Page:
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Greenwashing and Net Zero

Professor Montgomery’s research deals with two key areas that are emerging as important in climate change research: corporate “greenwashing” and the intersections of climate and social justice.  

Greenwashing is the phenomenon of organizations making false or misleading claims about their environmental performance. The rapid proliferation of businesses making commitments regarding net zero has led to an increased focus on greenwashing. An Integrated Framework to Assess Greenwashing, a recent paper co-authored by Montgomery in the Journal of Sustainability and highlighted in the Washington Post, provides an “actionable tool for analysing the quality and truthfulness” of environmental claims. Professor Montgomery also currently has several projects in the review process: a forward-looking review of greenwashing practices, examining the impact of greenwashing on employee behaviours; and, studying “brownwashing,” whereby firms downplay environmental achievements, a new phenomenon which may also serve to delay climate action. This research will help improve accountability and transparency of corporate commitment-making, driving companies to make real concrete improvements.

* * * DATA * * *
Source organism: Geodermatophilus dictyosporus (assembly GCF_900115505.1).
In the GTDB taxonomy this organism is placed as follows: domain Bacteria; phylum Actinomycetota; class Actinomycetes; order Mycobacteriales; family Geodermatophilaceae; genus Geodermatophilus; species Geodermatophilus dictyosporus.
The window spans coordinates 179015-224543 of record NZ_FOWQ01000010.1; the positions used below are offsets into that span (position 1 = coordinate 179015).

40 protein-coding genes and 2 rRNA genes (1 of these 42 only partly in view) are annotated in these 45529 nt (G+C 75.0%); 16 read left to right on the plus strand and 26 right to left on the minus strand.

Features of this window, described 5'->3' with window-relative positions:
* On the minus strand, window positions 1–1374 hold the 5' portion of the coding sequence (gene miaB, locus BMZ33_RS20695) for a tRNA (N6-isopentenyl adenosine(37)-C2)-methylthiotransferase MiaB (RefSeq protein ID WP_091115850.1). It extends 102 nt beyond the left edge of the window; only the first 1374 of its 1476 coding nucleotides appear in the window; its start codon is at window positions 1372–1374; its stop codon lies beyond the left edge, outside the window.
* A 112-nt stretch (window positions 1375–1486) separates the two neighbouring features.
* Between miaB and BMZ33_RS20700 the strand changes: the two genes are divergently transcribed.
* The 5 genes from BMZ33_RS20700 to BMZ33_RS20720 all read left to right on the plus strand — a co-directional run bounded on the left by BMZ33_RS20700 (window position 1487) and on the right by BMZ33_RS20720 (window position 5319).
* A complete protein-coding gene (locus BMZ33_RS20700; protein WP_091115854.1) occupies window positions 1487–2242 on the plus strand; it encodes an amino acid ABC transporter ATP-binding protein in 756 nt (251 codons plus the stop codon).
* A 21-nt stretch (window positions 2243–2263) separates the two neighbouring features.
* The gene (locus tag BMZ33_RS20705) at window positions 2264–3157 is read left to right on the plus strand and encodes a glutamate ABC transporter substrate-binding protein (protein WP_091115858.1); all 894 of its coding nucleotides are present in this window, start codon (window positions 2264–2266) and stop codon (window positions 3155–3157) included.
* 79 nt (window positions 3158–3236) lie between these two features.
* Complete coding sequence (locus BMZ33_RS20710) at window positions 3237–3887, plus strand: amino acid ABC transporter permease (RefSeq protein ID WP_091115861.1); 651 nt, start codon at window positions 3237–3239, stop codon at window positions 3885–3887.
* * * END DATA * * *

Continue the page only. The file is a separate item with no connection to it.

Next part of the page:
Montgomery’s recently-awarded SSHRC projects ― Building Sustainable Justice to Address Resource Inequality and Science, Industry, and the Public: The Policy Battle over Fossil Fuel Infrastructure ― have a major focus on climate-related social justice. This research aims to systematically examine the causes of, as well as resistance against, growing inequality, especially as it relates to natural resource access and affordability. Towards this end, Montgomery currently has work in the review process on water system governance and justice, and a review and theory development project in process on the intersections between justice, sustainability, and business. Climate justice is an area that the BSV has identified as a topic on which they would like to expand their work. This research will lead to a better understanding of the problem of unequal impacts of climate change, particularly on poor and marginalized communities, so we can move to more equitable outcomes around climate action.  

Wren Montgomery: Greenwashing and Net Zero

Wren Montgomery

Assistant Professor

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